At the heart of the issue is which end of the 5G spectrum will be made available for commercial use.
The US government has encouraged tech companies to use the higher frequencies for commercial use " keeping the lower frequencies for its own secure communications. However, China has spent the past 10 years investing in commercialising the lower end, leaving US secure communications vulnerable.
As more countries like Malaysia show signs of calling America's bluff, some warn Washington may have to come to terms with a future in which it is not the only superpower in the region " or face losing even more influence.
Vorasak Mahatthanobol, acting head of the Chinese Studies Centre at Chulalongkorn University, said that the US' importance as a partner for Asean had decreased in recent decades as the bloc had become more dependent on China economically.
"Asean will not be affected," said Vorasak. "I don't think the US will (succeed in) pressuring the bloc to have conflict with China because of Huawei.
Ultimately, Southeast Asian countries may be calculating that they face a choice between the devil and the deep blue sea. As 5G equipment must be imported from somewhere, it's just a choice of who they'd rather have spying on them.
From there, it's tempting to pick the cheapest option, especially when the deal is sweetened by the promise of local employment opportunities " in Malaysia, for example, Huawei has already created more than 2,500 jobs.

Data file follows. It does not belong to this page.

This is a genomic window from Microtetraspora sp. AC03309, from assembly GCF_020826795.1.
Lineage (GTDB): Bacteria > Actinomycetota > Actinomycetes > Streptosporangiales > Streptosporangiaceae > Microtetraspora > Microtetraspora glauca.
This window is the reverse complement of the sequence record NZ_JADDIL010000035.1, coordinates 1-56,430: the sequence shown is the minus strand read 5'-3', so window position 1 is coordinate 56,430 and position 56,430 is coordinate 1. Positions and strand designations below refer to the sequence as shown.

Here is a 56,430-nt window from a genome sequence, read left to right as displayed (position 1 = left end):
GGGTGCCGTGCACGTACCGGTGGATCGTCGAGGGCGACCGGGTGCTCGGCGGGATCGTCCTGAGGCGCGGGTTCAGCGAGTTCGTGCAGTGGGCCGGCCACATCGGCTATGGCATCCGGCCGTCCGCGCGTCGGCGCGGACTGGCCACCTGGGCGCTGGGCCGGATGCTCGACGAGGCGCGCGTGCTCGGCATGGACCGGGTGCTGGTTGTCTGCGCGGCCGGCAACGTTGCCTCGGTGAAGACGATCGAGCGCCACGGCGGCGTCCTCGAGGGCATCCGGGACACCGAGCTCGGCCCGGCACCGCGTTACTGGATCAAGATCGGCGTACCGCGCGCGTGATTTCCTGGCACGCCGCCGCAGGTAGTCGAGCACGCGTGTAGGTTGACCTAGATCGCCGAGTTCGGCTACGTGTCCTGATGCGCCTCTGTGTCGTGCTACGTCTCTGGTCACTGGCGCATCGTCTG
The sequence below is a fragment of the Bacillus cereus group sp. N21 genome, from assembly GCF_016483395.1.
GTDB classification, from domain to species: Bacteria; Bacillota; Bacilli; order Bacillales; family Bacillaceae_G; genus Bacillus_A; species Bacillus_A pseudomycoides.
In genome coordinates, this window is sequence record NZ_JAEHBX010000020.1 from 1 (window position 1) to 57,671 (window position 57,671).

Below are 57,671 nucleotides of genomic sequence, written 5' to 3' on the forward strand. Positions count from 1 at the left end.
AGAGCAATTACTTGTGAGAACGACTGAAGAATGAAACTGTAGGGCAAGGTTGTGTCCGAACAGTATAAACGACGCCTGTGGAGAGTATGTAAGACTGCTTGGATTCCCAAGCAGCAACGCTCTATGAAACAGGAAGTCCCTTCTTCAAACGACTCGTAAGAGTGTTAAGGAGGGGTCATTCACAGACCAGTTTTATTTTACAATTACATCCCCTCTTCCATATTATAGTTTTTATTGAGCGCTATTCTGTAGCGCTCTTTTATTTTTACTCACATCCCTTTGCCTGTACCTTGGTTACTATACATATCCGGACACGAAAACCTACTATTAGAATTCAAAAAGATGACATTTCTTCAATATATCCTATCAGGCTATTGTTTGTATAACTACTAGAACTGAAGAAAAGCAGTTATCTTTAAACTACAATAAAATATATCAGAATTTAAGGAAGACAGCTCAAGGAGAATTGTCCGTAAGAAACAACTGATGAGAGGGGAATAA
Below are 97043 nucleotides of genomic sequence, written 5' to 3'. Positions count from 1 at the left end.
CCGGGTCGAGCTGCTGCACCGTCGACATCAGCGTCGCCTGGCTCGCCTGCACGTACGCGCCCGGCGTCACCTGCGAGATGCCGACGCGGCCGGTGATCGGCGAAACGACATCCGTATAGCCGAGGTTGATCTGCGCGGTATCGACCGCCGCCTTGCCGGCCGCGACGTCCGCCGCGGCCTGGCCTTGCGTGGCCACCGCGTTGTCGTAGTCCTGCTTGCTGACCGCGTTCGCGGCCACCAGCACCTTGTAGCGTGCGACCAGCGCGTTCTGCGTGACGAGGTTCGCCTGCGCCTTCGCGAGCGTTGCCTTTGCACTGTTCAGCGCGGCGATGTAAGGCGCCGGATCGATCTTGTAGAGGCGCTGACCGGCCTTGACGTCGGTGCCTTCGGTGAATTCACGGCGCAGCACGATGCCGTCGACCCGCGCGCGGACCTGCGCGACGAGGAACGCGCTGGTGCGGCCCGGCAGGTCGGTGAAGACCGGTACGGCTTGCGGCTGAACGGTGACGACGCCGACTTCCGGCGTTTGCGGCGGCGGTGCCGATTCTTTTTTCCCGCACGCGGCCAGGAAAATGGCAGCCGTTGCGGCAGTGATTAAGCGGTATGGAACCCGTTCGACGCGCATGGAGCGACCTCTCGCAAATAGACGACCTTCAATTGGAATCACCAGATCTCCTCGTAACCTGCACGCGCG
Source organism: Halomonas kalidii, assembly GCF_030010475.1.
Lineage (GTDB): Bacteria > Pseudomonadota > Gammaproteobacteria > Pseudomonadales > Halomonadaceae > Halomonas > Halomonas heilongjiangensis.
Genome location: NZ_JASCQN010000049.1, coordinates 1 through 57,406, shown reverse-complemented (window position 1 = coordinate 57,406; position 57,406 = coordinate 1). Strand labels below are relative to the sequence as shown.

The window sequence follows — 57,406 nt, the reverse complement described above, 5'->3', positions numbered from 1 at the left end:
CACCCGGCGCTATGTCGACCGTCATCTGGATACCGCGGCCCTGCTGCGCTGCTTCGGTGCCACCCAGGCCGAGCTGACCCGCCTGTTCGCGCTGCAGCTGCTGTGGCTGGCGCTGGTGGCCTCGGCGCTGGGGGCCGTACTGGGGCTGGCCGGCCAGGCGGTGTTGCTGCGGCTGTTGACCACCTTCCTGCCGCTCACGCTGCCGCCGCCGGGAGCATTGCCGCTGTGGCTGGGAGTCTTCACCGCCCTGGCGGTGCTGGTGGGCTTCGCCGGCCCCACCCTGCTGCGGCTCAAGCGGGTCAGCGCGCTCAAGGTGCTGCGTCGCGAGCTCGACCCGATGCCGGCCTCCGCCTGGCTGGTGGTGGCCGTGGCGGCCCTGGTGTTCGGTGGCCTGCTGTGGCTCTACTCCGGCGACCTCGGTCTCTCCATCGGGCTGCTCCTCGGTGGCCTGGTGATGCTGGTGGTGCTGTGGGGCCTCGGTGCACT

As Timothy Heath, a former analyst at US Pacific Command, puts it: "The omnipresence of new technologies will open new possibilities for services and convenience, but also for security vulnerabilities. This is true regardless of where a country adopts 5G tech from."
There is also the lingering suspicion that America may back down on its threats if enough nations call its bluff, especially in the face of what are seen by many as unreasonable demands.
"It is unrealistic for Southeast Asia to preclude China as an economic partner," said Muhammad Faizal at the Centre of Excellence for National Security at RSIS.
He suggested countries could hedge their bets when it came to balancing their own national interests while accommodating the big powers of the region. They could also be more proactive in taking technical measures to keep their cyber operations secure.
"If countries buy Huawei, it increases the technological challenge and the cost of sharing intelligence securely," said James Andrew Lewis, director of the technology policy programme at the Washington think tank the Centre for Strategic and International Studies.
"But these are not insurmountable challenges as long as the countries don't sit passively and are willing to spend on secure communications."
Nie Wenjuan, at China Foreign Affairs University in Beijing, said framing the debate as a choice between one side or the other was itself an illusion.
"This is first and foremost a choice made by individual nations based on their own economic development, and we do not rule out that in the choice of the ultimate technology partner there may be cooperation with multiple actors," she said.
While Raska at RSIS believes the US "hasn't missed the boat yet", with less than a year to go before a host of countries across the region plan to have Huawei-led 5G networks up and running, it won't be long before this ship has sailed.■